In the last decade, cybersecurity went from being a vague and uncommon career path to one that is highly sought after by companies of all sizes. So much so that cybersecurity courses are now being introduced and the elementary school level to help build long-term talent pipelines.In this guide
This is no surprise when it’s predicted that 3.5 million cybersecurity jobs will be open in 2025. Adding to the challenge, as the world embraces cutting-edge concepts like digital currency, artificial intelligence-powered solutions, and more, we’ll continue to see a constant rise in the need for better cybersecurity.
The surge in demand has increased the earning potential for professionals in the space, with the majority of role types averaging annual salaries over six figures. This means that now is the time for people looking to build rewarding and impactful careers to take a serious look at the cybersecurity industry.
Where variety and excitement, meet stability
In the past, a sea of popular traditional careers have dominated the workforce for decades, such as lawyers, doctors, nurses, bank tellers, teachers, and more. There is a very appealing element that has drawn past generations to these fields – stability.
Oftentimes new industries can be unpredictable and create a sense of uncertainty amongst job seekers – as was the case with cybersecurity originally. However, in today’s world, the career path of cybersecurity has become synonymous with “job security.” As an industry with one of the lowest unemployment rates you can find, it’s clear that cybersecurity is here to stay and that demand will continue to grow.
In addition, a career path in cybersecurity provides an opportunity for exciting variety in both the day-to-day of most roles as well as overall career path options. One day you may be responding directly to a hack or incident that feels like a digital CSI movie.
On another day, you could be applying a critical security patch that will help prevent a hospital from getting hacked and stop patients from being impacted. Cybersecurity careers can be built in a variety of business types, including small businesses, family practices, large enterprises, social impact corporations, government agencies, non-profits, and more. The variety and opportunities are endless.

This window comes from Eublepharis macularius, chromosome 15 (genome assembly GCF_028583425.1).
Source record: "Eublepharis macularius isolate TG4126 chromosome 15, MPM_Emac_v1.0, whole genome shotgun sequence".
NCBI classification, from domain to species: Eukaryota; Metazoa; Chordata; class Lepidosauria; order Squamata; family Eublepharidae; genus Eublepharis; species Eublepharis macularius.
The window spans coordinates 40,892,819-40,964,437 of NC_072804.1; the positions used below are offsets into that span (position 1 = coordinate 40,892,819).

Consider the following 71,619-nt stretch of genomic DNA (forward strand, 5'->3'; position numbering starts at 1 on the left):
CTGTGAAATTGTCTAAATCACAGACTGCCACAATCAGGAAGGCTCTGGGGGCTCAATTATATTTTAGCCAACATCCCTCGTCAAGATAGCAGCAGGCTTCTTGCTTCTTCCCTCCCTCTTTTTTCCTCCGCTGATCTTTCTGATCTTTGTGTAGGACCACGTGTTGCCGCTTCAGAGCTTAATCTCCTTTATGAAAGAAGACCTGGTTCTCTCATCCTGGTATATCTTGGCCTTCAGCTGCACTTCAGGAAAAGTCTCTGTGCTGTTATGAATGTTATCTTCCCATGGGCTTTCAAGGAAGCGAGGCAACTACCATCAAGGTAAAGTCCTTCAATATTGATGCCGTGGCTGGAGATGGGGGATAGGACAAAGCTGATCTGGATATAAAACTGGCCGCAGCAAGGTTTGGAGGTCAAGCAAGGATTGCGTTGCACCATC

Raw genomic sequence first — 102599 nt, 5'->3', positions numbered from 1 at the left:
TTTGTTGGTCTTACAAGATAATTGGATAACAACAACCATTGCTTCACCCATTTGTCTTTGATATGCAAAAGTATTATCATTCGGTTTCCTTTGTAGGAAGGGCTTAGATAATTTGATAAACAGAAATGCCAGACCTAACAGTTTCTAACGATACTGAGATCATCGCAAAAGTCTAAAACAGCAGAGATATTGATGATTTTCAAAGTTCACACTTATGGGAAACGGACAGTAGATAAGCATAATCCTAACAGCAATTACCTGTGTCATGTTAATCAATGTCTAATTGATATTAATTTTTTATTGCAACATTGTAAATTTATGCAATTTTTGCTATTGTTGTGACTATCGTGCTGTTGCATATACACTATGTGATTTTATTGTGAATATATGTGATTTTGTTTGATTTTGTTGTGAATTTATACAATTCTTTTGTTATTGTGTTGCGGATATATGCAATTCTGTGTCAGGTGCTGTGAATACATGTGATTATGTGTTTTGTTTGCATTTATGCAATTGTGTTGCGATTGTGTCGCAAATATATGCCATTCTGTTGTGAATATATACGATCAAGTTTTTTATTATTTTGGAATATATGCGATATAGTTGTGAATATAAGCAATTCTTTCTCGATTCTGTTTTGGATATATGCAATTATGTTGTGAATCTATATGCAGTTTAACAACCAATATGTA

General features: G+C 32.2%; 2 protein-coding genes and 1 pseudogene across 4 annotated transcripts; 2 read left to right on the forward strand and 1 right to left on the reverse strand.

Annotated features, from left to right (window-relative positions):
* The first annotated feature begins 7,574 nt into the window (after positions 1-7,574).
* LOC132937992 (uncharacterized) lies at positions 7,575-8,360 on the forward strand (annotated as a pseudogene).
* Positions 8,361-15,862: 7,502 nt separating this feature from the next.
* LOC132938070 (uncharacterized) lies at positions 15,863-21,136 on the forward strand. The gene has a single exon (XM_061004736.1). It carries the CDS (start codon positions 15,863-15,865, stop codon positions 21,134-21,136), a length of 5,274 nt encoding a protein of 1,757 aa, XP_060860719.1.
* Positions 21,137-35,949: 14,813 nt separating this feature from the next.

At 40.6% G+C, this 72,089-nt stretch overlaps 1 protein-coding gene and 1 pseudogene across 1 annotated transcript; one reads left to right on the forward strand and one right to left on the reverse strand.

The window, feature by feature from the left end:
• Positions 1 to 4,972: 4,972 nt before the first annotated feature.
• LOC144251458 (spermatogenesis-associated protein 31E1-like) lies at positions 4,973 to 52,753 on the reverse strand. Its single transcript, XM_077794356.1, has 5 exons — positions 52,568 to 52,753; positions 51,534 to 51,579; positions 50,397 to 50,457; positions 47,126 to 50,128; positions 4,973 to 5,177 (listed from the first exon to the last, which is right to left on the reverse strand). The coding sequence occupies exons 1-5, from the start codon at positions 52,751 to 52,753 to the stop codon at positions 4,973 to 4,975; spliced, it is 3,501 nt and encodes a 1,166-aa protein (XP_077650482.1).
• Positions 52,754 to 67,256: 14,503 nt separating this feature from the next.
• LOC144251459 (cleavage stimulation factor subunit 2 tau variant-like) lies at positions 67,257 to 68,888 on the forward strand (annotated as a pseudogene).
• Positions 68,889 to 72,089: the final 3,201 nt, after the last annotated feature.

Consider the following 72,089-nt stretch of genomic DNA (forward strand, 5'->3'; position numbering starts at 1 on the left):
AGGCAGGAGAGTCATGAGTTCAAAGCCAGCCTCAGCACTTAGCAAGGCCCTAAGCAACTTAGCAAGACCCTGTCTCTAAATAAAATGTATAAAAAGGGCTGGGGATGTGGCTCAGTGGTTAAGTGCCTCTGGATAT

The opportunities are endless, impactful, and fulfilling
As more critical infrastructure sectors, like banking and healthcare, embrace technology, it also means that when something goes wrong – the impact can be costly. For example, a senior leader in the Department of Energy confirmed that enemies have the capability to target and potentially shut down the US.power grid through a cyber-attack.
This is a threat that, if realized, can impact the livelihood and safety of millions of people. By committing to a career in cybersecurity, most professionals take pride in knowing that the work they do saves businesses and, in many cases, can save lives.
Think about what could happen if autonomous vehicles could be openly hacked. Or if e-connected surveillance in banks could be remotely shut down? It’s cybersecurity professionals that stop these things from happening. Every industry is coming to terms with the criticality of cybersecurity, creating a career arena that is not only fulfilling and impactful – but one where opportunities are endless.
Compensation is important, and the cybersecurity industry does not disappoint
There are few industries today that can allow you to earn top dollars after a short amount of training. Doctors, for example, are one of the highest-paying jobs for middle-class people and have a very critical role in society. What most people don’t talk about is the fact that it usually takes 8 – 12+ years of education and practice to start earning the top dollars.